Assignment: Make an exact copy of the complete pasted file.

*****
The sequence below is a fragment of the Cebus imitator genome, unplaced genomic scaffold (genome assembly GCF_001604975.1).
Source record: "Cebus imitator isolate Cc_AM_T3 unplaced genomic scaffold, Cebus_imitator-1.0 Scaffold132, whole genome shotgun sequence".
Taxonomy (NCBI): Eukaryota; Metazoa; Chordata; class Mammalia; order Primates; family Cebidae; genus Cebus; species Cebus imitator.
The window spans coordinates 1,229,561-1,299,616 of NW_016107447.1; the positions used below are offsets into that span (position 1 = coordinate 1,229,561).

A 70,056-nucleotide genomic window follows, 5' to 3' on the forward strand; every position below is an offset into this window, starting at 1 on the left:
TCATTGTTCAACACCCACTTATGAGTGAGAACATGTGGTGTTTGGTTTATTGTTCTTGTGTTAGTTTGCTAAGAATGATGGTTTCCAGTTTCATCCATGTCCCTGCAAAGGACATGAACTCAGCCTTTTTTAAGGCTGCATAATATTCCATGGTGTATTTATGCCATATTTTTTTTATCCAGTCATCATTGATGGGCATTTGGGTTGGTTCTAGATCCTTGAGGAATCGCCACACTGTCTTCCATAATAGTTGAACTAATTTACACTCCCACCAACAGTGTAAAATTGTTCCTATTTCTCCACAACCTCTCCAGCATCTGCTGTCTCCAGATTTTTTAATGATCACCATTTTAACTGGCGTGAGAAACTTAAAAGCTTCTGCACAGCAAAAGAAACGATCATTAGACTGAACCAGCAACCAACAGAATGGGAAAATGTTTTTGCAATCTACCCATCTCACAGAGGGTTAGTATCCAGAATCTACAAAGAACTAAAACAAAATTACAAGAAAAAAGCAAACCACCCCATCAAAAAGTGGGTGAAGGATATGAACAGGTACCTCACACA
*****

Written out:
The sequence below is a fragment of the Cebus imitator genome, unplaced genomic scaffold (genome assembly GCF_001604975.1).
Source record: "Cebus imitator isolate Cc_AM_T3 unplaced genomic scaffold, Cebus_imitator-1.0 Scaffold132, whole genome shotgun sequence".
Taxonomy (NCBI): Eukaryota; Metazoa; Chordata; class Mammalia; order Primates; family Cebidae; genus Cebus; species Cebus imitator.
The window spans coordinates 1,229,561-1,299,616 of NW_016107447.1; the positions used below are offsets into that span (position 1 = coordinate 1,229,561).

A 70,056-nucleotide genomic window follows, 5' to 3' on the forward strand; every position below is an offset into this window, starting at 1 on the left:
TCATTGTTCAACACCCACTTATGAGTGAGAACATGTGGTGTTTGGTTTATTGTTCTTGTGTTAGTTTGCTAAGAATGATGGTTTCCAGTTTCATCCATGTCCCTGCAAAGGACATGAACTCAGCCTTTTTTAAGGCTGCATAATATTCCATGGTGTATTTATGCCATATTTTTTTTATCCAGTCATCATTGATGGGCATTTGGGTTGGTTCTAGATCCTTGAGGAATCGCCACACTGTCTTCCATAATAGTTGAACTAATTTACACTCCCACCAACAGTGTAAAATTGTTCCTATTTCTCCACAACCTCTCCAGCATCTGCTGTCTCCAGATTTTTTAATGATCACCATTTTAACTGGCGTGAGAAACTTAAAAGCTTCTGCACAGCAAAAGAAACGATCATTAGACTGAACCAGCAACCAACAGAATGGGAAAATGTTTTTGCAATCTACCCATCTCACAGAGGGTTAGTATCCAGAATCTACAAAGAACTAAAACAAAATTACAAGAAAAAAGCAAACCACCCCATCAAAAAGTGGGTGAAGGATATGAACAGGTACCTCACACA